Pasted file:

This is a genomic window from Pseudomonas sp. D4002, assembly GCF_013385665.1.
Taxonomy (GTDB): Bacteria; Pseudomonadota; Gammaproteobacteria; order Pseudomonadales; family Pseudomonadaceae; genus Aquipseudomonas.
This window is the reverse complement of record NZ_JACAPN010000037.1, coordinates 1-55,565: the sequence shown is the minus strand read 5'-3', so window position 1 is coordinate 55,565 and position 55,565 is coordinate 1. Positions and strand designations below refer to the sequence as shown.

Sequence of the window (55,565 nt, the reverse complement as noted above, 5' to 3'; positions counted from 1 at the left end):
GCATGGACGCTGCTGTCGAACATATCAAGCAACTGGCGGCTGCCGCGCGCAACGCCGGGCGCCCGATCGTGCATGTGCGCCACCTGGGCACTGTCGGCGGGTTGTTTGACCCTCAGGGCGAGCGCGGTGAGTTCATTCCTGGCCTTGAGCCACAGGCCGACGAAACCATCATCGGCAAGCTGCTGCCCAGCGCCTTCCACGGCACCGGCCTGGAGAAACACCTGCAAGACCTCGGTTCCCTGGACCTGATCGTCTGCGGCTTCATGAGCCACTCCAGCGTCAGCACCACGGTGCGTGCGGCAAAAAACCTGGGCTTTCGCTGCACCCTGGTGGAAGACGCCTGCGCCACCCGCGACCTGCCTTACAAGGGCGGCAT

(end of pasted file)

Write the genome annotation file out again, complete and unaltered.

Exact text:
This is a genomic window from Pseudomonas sp. D4002, assembly GCF_013385665.1.
Taxonomy (GTDB): Bacteria; Pseudomonadota; Gammaproteobacteria; order Pseudomonadales; family Pseudomonadaceae; genus Aquipseudomonas.
This window is the reverse complement of record NZ_JACAPN010000037.1, coordinates 1-55,565: the sequence shown is the minus strand read 5'-3', so window position 1 is coordinate 55,565 and position 55,565 is coordinate 1. Positions and strand designations below refer to the sequence as shown.

Sequence of the window (55,565 nt, the reverse complement as noted above, 5' to 3'; positions counted from 1 at the left end):
GCATGGACGCTGCTGTCGAACATATCAAGCAACTGGCGGCTGCCGCGCGCAACGCCGGGCGCCCGATCGTGCATGTGCGCCACCTGGGCACTGTCGGCGGGTTGTTTGACCCTCAGGGCGAGCGCGGTGAGTTCATTCCTGGCCTTGAGCCACAGGCCGACGAAACCATCATCGGCAAGCTGCTGCCCAGCGCCTTCCACGGCACCGGCCTGGAGAAACACCTGCAAGACCTCGGTTCCCTGGACCTGATCGTCTGCGGCTTCATGAGCCACTCCAGCGTCAGCACCACGGTGCGTGCGGCAAAAAACCTGGGCTTTCGCTGCACCCTGGTGGAAGACGCCTGCGCCACCCGCGACCTGCCTTACAAGGGCGGCAT